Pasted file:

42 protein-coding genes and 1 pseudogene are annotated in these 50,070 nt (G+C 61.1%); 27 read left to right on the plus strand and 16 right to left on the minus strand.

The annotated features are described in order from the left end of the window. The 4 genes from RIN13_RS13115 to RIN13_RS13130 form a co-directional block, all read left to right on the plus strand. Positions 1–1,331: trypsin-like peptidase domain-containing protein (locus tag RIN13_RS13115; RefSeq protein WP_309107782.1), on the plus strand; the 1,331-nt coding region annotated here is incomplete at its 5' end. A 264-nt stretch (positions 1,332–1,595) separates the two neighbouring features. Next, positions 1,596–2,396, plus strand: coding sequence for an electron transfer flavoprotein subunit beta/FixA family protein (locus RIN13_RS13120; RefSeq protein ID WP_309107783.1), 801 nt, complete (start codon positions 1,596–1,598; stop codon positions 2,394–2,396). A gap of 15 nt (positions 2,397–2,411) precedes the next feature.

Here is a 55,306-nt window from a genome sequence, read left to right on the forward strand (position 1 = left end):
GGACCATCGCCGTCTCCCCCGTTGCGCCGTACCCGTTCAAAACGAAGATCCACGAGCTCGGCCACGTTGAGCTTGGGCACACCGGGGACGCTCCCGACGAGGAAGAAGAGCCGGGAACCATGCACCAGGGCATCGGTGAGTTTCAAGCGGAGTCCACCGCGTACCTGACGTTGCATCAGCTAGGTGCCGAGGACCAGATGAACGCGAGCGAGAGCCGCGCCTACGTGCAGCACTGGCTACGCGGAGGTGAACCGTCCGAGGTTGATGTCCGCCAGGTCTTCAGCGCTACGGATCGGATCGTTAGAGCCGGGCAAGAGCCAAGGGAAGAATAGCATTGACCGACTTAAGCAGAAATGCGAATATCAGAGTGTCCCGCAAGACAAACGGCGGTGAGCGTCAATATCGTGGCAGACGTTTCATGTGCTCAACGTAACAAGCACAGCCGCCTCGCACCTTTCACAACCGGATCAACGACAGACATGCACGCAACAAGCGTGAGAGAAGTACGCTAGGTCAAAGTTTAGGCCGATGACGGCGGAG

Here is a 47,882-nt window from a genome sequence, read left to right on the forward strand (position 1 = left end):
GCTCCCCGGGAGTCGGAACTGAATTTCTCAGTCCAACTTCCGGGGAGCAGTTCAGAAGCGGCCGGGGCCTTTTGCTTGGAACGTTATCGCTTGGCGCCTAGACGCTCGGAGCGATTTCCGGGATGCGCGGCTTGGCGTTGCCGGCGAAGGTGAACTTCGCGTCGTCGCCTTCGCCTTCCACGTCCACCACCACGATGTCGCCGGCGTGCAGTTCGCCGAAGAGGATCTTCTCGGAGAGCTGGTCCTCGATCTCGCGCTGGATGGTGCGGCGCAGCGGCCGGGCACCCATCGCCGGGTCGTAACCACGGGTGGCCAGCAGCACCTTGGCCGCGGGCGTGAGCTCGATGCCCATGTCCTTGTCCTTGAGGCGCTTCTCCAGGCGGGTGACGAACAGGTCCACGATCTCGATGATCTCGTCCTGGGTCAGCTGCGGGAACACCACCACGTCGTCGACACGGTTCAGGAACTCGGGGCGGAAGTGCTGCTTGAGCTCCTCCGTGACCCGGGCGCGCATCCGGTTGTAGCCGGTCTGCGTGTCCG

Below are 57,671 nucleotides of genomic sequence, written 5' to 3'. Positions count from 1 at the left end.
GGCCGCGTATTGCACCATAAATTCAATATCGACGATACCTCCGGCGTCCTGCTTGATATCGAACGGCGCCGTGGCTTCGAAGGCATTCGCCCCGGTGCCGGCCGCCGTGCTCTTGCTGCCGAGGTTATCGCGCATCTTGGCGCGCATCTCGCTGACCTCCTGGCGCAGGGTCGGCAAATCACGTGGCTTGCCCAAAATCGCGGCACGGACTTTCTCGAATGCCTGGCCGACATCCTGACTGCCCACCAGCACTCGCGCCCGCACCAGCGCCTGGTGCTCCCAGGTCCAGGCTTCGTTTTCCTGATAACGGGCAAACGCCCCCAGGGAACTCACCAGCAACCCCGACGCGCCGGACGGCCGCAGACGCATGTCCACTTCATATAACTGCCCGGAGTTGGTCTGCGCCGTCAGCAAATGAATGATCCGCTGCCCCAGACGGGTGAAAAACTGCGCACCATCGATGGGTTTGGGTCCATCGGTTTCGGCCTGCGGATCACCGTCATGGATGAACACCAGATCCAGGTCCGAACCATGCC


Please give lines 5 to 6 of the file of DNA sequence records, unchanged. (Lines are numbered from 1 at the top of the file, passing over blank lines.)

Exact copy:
Here is a 47,882-nt window from a genome sequence, read left to right on the forward strand (position 1 = left end):
GCTCCCCGGGAGTCGGAACTGAATTTCTCAGTCCAACTTCCGGGGAGCAGTTCAGAAGCGGCCGGGGCCTTTTGCTTGGAACGTTATCGCTTGGCGCCTAGACGCTCGGAGCGATTTCCGGGATGCGCGGCTTGGCGTTGCCGGCGAAGGTGAACTTCGCGTCGTCGCCTTCGCCTTCCACGTCCACCACCACGATGTCGCCGGCGTGCAGTTCGCCGAAGAGGATCTTCTCGGAGAGCTGGTCCTCGATCTCGCGCTGGATGGTGCGGCGCAGCGGCCGGGCACCCATCGCCGGGTCGTAACCACGGGTGGCCAGCAGCACCTTGGCCGCGGGCGTGAGCTCGATGCCCATGTCCTTGTCCTTGAGGCGCTTCTCCAGGCGGGTGACGAACAGGTCCACGATCTCGATGATCTCGTCCTGGGTCAGCTGCGGGAACACCACCACGTCGTCGACACGGTTCAGGAACTCGGGGCGGAAGTGCTGCTTGAGCTCCTCCGTGACCCGGGCGCGCATCCGGTTGTAGCCGGTCTGCGTGTCCG